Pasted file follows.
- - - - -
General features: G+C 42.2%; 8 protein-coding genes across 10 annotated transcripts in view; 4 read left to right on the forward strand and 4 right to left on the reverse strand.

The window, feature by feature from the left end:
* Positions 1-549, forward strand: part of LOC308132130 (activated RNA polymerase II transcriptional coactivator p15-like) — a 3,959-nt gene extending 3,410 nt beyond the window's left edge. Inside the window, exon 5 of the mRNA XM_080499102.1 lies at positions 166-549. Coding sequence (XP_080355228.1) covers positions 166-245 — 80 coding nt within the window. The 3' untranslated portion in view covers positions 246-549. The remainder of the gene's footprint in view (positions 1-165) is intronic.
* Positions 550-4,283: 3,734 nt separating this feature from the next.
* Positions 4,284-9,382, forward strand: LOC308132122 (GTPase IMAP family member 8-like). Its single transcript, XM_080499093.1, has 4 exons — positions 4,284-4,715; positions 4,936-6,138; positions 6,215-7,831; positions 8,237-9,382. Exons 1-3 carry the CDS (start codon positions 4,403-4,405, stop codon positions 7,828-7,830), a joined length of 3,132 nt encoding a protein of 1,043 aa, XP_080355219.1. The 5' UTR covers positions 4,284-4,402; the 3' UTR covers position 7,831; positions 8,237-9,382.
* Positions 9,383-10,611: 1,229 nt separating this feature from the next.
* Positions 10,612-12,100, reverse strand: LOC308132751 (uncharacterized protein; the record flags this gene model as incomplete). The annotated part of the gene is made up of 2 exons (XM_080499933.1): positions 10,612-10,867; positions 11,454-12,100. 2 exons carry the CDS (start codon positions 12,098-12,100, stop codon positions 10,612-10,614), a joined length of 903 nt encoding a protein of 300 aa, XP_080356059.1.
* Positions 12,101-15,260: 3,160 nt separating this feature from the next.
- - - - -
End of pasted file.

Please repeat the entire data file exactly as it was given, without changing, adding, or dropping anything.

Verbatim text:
General features: G+C 42.2%; 8 protein-coding genes across 10 annotated transcripts in view; 4 read left to right on the forward strand and 4 right to left on the reverse strand.

The window, feature by feature from the left end:
* Positions 1-549, forward strand: part of LOC308132130 (activated RNA polymerase II transcriptional coactivator p15-like) — a 3,959-nt gene extending 3,410 nt beyond the window's left edge. Inside the window, exon 5 of the mRNA XM_080499102.1 lies at positions 166-549. Coding sequence (XP_080355228.1) covers positions 166-245 — 80 coding nt within the window. The 3' untranslated portion in view covers positions 246-549. The remainder of the gene's footprint in view (positions 1-165) is intronic.
* Positions 550-4,283: 3,734 nt separating this feature from the next.
* Positions 4,284-9,382, forward strand: LOC308132122 (GTPase IMAP family member 8-like). Its single transcript, XM_080499093.1, has 4 exons — positions 4,284-4,715; positions 4,936-6,138; positions 6,215-7,831; positions 8,237-9,382. Exons 1-3 carry the CDS (start codon positions 4,403-4,405, stop codon positions 7,828-7,830), a joined length of 3,132 nt encoding a protein of 1,043 aa, XP_080355219.1. The 5' UTR covers positions 4,284-4,402; the 3' UTR covers position 7,831; positions 8,237-9,382.
* Positions 9,383-10,611: 1,229 nt separating this feature from the next.
* Positions 10,612-12,100, reverse strand: LOC308132751 (uncharacterized protein; the record flags this gene model as incomplete). The annotated part of the gene is made up of 2 exons (XM_080499933.1): positions 10,612-10,867; positions 11,454-12,100. 2 exons carry the CDS (start codon positions 12,098-12,100, stop codon positions 10,612-10,614), a joined length of 903 nt encoding a protein of 300 aa, XP_080356059.1.
* Positions 12,101-15,260: 3,160 nt separating this feature from the next.